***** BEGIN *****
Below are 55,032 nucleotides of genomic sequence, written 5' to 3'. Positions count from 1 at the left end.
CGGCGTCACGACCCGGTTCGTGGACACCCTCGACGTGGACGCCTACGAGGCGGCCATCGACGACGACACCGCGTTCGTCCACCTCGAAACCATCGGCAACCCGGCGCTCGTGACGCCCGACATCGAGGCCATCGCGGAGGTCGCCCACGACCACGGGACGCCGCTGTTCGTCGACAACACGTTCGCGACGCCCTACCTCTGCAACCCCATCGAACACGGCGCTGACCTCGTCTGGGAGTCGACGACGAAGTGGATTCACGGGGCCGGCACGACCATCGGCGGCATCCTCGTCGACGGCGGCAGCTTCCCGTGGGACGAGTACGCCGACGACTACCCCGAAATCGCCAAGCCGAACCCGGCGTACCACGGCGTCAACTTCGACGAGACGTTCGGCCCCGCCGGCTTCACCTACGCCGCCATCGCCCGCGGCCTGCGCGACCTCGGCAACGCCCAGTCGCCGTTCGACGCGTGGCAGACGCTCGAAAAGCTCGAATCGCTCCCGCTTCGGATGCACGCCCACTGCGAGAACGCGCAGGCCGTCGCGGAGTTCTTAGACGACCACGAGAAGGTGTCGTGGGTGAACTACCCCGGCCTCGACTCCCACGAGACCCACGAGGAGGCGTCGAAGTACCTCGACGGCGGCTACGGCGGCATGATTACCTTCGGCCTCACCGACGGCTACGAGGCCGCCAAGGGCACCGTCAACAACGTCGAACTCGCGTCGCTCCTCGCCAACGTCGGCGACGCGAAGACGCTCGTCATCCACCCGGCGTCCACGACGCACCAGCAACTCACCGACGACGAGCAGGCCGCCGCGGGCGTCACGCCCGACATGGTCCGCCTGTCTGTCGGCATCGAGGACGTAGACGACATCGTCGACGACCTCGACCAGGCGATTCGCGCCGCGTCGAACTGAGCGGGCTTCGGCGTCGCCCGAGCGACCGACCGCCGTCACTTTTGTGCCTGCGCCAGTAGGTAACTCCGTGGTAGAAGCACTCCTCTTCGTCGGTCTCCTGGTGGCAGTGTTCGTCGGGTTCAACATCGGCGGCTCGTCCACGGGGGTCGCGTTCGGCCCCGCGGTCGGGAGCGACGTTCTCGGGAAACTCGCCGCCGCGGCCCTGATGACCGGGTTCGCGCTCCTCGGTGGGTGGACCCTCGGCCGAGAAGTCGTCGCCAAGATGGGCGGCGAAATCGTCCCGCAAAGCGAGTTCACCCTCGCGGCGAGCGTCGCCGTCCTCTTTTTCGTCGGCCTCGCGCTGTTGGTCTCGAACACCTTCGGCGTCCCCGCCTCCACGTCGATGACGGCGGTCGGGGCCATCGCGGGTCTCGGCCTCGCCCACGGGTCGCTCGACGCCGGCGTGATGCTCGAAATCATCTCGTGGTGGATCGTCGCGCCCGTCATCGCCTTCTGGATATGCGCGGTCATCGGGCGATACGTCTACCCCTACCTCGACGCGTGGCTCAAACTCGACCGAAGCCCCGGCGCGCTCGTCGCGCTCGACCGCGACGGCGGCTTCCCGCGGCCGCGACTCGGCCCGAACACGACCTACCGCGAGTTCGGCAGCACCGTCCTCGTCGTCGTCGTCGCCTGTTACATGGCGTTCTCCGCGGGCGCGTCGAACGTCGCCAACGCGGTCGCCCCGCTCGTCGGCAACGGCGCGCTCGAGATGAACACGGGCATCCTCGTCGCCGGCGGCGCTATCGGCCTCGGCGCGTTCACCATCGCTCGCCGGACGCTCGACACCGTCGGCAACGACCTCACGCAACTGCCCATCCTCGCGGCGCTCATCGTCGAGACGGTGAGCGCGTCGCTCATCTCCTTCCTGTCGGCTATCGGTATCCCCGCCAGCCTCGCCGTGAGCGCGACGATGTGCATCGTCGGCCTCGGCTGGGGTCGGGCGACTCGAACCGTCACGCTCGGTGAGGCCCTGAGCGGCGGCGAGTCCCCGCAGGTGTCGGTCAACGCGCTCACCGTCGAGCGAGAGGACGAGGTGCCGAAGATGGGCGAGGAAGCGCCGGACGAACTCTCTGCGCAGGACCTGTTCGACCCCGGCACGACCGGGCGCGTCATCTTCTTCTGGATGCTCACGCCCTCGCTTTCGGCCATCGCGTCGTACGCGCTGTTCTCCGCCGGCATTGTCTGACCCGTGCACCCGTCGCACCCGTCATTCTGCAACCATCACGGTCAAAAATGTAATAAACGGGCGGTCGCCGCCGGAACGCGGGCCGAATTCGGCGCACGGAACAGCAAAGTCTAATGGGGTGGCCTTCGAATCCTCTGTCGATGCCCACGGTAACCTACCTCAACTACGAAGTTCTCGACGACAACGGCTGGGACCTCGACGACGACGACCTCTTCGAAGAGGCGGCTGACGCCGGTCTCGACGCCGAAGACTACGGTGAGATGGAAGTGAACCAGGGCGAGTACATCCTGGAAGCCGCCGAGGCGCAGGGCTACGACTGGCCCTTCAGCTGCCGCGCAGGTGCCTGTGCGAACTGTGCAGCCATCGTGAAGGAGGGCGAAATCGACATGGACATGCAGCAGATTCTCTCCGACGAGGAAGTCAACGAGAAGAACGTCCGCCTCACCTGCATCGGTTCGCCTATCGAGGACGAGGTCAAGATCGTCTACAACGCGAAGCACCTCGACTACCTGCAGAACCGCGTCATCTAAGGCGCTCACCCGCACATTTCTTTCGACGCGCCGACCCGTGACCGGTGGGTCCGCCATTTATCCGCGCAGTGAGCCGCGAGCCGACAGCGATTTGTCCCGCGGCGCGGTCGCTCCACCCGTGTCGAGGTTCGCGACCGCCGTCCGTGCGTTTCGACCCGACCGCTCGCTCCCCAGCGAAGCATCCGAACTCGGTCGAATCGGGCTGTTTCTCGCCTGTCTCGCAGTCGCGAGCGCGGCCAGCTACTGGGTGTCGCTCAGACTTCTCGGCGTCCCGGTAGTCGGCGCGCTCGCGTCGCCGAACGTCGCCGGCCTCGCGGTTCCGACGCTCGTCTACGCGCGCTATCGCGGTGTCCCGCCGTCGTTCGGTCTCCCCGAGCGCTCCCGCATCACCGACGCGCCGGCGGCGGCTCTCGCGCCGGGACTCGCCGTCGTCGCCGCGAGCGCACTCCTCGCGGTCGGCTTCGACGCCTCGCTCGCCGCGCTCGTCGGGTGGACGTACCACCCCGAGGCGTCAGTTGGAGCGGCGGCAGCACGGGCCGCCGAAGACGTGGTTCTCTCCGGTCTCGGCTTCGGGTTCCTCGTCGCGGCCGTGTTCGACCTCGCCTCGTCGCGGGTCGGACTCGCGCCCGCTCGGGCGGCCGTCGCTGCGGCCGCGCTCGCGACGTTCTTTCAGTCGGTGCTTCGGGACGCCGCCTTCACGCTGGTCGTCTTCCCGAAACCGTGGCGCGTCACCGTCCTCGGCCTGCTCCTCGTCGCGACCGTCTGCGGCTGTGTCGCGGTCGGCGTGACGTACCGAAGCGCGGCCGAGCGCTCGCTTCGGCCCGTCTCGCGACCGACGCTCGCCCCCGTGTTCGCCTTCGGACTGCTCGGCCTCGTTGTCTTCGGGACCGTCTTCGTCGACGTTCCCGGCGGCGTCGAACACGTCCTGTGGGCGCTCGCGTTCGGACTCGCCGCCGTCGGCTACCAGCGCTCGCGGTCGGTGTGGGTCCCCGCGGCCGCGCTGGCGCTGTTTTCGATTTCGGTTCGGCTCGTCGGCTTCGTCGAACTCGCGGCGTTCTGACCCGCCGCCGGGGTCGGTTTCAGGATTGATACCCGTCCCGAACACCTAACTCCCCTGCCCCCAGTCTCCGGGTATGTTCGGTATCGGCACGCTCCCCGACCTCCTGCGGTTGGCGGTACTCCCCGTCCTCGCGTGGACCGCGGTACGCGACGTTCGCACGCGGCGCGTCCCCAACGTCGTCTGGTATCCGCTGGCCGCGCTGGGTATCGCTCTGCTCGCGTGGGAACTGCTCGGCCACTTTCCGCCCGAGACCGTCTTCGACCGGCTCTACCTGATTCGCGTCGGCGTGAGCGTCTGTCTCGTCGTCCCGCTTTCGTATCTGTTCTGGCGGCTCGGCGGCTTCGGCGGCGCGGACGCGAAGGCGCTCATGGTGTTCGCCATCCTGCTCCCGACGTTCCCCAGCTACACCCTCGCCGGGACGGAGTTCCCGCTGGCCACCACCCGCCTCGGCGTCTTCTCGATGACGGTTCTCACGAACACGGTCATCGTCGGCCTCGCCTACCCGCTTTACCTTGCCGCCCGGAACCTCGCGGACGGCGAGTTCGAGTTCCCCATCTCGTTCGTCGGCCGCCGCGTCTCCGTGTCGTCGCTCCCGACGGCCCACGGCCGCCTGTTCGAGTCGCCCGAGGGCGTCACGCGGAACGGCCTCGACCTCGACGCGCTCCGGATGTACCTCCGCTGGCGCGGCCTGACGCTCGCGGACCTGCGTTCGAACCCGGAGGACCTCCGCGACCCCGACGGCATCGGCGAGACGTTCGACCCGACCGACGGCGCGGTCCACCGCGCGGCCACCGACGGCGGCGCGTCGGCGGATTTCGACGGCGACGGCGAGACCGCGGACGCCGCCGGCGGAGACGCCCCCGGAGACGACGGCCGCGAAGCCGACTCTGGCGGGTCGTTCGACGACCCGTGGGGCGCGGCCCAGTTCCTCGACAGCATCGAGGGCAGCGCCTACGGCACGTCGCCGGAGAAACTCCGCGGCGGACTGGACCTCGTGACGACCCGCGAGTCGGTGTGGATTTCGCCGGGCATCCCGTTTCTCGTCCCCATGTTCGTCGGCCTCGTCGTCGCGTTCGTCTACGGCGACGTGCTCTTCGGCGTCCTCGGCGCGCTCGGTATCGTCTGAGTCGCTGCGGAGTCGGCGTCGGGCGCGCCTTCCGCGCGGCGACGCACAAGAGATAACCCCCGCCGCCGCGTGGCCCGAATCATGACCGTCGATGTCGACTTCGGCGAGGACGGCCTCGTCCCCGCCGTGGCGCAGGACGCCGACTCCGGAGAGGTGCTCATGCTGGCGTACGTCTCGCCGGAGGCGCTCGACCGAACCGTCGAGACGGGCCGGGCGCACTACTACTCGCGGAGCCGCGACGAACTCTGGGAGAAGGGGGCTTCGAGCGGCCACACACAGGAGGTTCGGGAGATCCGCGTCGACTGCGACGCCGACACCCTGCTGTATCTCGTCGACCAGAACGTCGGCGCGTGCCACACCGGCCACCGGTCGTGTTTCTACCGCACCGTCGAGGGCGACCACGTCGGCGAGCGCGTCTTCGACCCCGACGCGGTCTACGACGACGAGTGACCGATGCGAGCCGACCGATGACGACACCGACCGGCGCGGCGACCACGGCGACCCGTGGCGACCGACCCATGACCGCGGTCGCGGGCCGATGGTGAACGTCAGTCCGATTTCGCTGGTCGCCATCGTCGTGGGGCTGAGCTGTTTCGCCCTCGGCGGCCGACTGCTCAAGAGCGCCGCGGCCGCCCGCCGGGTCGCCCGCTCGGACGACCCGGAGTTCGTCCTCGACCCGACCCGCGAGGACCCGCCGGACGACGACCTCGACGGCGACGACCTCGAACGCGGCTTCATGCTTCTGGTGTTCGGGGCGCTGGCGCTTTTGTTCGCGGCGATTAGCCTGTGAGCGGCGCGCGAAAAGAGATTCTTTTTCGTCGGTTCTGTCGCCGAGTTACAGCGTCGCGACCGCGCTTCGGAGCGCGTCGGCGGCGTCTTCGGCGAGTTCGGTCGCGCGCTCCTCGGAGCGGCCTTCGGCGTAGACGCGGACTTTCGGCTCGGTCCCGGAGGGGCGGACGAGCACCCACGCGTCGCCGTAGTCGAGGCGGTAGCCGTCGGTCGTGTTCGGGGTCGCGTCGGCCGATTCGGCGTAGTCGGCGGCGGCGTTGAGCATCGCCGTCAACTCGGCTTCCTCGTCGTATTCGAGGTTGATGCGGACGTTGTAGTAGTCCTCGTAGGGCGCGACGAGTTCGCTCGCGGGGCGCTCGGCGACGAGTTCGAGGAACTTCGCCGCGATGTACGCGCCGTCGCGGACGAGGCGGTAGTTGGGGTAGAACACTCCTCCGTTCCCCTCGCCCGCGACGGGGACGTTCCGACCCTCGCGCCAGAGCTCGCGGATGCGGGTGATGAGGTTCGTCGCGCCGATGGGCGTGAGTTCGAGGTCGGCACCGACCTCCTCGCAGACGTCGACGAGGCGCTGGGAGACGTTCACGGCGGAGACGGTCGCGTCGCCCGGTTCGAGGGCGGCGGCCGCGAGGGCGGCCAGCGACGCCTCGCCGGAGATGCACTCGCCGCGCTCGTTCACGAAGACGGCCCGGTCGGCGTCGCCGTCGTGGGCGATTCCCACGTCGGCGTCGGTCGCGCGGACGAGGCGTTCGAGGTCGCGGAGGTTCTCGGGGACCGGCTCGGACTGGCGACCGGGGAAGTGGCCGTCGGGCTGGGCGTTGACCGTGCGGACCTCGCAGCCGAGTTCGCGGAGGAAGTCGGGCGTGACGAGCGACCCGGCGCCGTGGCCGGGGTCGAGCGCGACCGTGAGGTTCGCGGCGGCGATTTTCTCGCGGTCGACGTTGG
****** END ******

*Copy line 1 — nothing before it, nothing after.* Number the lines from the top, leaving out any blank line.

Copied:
Below are 55,032 nucleotides of genomic sequence, written 5' to 3'. Positions count from 1 at the left end.